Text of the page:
Sort It Out: TrashBot, a Smart Bin developed by CleanRobotics, uses AI to help improve waste management.

Sasha Kaverina
Jul 25, 2018 · 5 min read

Have you ever found yourself facing a trashcan, confused about whether or not you can toss a particular item in it? You are not alone. A Pittsburgh-based startup is working to help tackle this global challenge!

Landfill Waste Disposal practices are a big issue that keeps growing. Source: Katestone.

Much has been discussed and advised in terms of recycling policies. And governments all over the world have incentivized local business to implement waste management solutions. But at the same time, over so many different bins, locations and types of materials, recycling has a bunch of tricky rules most users struggle to understand, specially in a new environment. The results? A huge global problem as waste management companies face more and more bottlenecks to make sure all busy urban users follow strict waste separation rules. Most of us make common recycling mistakes, sometimes out of misconceptions, even with the best intentions.

According to The Guardian, recently conducted poll has revealed that British consumers are out of the loop about exactly what household waste they can recycle. Same goes for Australia: 48% of Aussies struggle to figure out what can and cannot be recycled, and many mistakenly throw away materials that could be recycled.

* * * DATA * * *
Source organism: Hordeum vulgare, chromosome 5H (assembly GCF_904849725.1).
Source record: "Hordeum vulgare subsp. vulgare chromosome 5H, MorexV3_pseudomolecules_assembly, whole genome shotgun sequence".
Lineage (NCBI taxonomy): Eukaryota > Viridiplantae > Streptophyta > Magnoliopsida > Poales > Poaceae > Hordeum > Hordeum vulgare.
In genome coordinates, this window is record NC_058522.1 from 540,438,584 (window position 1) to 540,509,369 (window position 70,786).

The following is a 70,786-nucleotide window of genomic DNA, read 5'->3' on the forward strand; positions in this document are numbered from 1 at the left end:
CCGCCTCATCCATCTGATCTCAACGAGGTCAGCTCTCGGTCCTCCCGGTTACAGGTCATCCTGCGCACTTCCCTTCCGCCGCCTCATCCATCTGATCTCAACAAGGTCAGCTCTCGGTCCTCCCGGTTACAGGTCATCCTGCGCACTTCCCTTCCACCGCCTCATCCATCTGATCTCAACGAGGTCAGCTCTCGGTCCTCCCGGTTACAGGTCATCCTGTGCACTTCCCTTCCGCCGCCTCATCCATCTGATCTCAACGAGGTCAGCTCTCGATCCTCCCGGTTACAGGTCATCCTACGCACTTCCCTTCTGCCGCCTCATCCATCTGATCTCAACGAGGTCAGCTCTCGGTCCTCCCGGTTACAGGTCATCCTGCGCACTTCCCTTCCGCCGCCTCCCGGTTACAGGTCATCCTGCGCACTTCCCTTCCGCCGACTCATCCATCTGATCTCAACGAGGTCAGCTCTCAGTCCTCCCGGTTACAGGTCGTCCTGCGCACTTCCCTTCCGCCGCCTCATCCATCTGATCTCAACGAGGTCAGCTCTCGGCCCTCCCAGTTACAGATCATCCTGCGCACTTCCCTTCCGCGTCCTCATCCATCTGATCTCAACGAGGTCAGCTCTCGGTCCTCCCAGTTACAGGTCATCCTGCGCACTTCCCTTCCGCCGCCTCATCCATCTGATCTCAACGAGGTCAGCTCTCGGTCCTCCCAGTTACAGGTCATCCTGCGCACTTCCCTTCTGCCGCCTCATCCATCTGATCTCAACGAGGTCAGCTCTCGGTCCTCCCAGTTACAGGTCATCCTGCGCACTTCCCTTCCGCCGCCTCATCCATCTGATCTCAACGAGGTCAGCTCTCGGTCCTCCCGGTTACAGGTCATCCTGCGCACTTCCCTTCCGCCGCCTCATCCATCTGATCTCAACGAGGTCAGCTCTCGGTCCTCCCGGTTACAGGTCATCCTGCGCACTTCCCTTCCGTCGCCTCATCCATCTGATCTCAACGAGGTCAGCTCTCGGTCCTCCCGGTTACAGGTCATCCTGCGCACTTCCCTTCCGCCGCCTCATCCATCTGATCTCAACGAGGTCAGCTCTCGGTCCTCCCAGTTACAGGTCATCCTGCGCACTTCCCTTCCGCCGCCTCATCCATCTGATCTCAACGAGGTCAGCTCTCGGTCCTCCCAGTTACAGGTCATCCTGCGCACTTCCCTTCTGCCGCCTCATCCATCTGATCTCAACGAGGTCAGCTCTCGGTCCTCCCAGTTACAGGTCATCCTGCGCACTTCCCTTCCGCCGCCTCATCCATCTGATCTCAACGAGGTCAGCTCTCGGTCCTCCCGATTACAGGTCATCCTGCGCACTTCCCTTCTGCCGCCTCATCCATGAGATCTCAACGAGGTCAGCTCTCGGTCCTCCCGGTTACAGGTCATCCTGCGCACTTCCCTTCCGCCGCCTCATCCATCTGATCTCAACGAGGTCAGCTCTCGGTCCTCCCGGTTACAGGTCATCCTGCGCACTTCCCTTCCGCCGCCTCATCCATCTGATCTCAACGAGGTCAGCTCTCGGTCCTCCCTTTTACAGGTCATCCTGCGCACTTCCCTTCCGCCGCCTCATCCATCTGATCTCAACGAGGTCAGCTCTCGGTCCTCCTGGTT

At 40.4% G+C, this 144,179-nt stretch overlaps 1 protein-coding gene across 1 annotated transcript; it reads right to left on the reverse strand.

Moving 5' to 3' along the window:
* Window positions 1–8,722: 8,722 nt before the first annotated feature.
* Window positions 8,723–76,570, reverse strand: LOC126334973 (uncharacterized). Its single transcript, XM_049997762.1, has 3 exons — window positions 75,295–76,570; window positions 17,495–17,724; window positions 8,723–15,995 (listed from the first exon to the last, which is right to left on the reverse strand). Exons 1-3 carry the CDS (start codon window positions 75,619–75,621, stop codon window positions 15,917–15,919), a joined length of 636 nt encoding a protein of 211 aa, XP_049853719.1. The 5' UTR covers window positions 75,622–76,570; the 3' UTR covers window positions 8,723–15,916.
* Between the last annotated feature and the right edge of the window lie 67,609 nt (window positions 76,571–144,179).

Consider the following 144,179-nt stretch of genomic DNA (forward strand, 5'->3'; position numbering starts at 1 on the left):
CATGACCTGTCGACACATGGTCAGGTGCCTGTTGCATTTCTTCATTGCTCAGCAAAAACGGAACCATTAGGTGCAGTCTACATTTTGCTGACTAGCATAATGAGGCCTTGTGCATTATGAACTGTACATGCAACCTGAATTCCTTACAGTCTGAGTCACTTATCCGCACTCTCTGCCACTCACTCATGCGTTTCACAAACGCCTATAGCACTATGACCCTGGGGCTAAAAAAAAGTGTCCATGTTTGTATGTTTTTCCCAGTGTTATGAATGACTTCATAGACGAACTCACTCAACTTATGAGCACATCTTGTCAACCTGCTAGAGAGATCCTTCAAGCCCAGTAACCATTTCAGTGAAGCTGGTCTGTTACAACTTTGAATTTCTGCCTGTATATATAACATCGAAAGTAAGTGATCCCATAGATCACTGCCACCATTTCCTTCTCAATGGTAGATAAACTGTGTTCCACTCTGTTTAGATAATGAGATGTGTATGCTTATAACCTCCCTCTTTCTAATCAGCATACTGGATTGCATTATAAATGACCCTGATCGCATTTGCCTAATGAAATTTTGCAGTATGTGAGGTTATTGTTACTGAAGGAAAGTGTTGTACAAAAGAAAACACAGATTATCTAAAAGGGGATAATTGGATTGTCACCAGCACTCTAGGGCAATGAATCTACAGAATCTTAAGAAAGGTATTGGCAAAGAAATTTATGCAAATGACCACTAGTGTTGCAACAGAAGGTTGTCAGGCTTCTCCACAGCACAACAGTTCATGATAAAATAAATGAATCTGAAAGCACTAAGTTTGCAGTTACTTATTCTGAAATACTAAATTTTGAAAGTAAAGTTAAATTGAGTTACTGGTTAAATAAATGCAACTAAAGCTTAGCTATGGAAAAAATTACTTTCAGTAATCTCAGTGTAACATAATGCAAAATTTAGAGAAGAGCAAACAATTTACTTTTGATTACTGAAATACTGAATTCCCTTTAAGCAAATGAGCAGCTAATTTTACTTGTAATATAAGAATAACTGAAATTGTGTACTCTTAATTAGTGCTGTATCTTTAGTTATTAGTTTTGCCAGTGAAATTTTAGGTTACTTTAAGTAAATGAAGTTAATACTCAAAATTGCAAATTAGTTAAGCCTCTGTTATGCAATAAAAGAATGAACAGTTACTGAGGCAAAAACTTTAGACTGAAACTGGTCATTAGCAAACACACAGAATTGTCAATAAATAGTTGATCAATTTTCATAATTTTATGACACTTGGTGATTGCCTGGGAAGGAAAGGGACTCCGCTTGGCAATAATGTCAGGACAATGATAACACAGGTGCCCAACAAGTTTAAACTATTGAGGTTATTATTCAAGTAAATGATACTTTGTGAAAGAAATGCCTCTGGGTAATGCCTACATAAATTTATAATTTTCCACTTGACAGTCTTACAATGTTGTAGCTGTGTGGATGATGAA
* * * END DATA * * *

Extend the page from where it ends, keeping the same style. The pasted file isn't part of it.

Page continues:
Reasons why Americans don’t recycle. Credits by GOOD.

Every time we throw an item into the wrong bin, we can mess up a whole batch of recycling. At best, it will cost extra time and money spent removing it at a sorting facility. At worst, wrongly identified items can contaminate a load of useful recyclables, causing a even worse waste of resources. Even a spoonful of peanut butter left in a jar can contaminate a ton of recyclable paper and render it useless. This is how we contribute to the growing amount of recycling materials daily rejected at waste management centers, costing recycling programs millions of dollars every year.

Approximately 25% of all recycling picked up by Waste Management is contaminated to the point that it is sent to landfills, points out data published by the NY Times.

The world’s first smart waste bin is being developed in Pittsburgh, PA. CleanRobotics, its creator, is tackling global waste problems by using TrashBot, an intelligent trash can that automatically separates landfill waste from recyclables. The startup was incubated at AlphaLab Gear, part of the growing IoT ecosystem in the area, and already supported by HAX, the world’s largest hardware startup accelerator.

A seed investment by Makers Boot Camp with hands-on support will hopefully help their product reach the market successfully, in order to implement a new solution for the waste management across the world.

TrashBot booth at the Thrival Innovation Festival. Photo: CleanRobotics Facebook

By using machine learning, computer vision, and a network of sensors, TrashBot helps to reduce wastes, in an ecologically friendly environment and lessen sanitation workers’ burden. If there is any change in the community’s recycling program, its software can be wirelessly updated to match new preferences. CleanRobotics developers estimate that a single TrashBot has the potential to replace several conventional trash + recycling bins currently in use.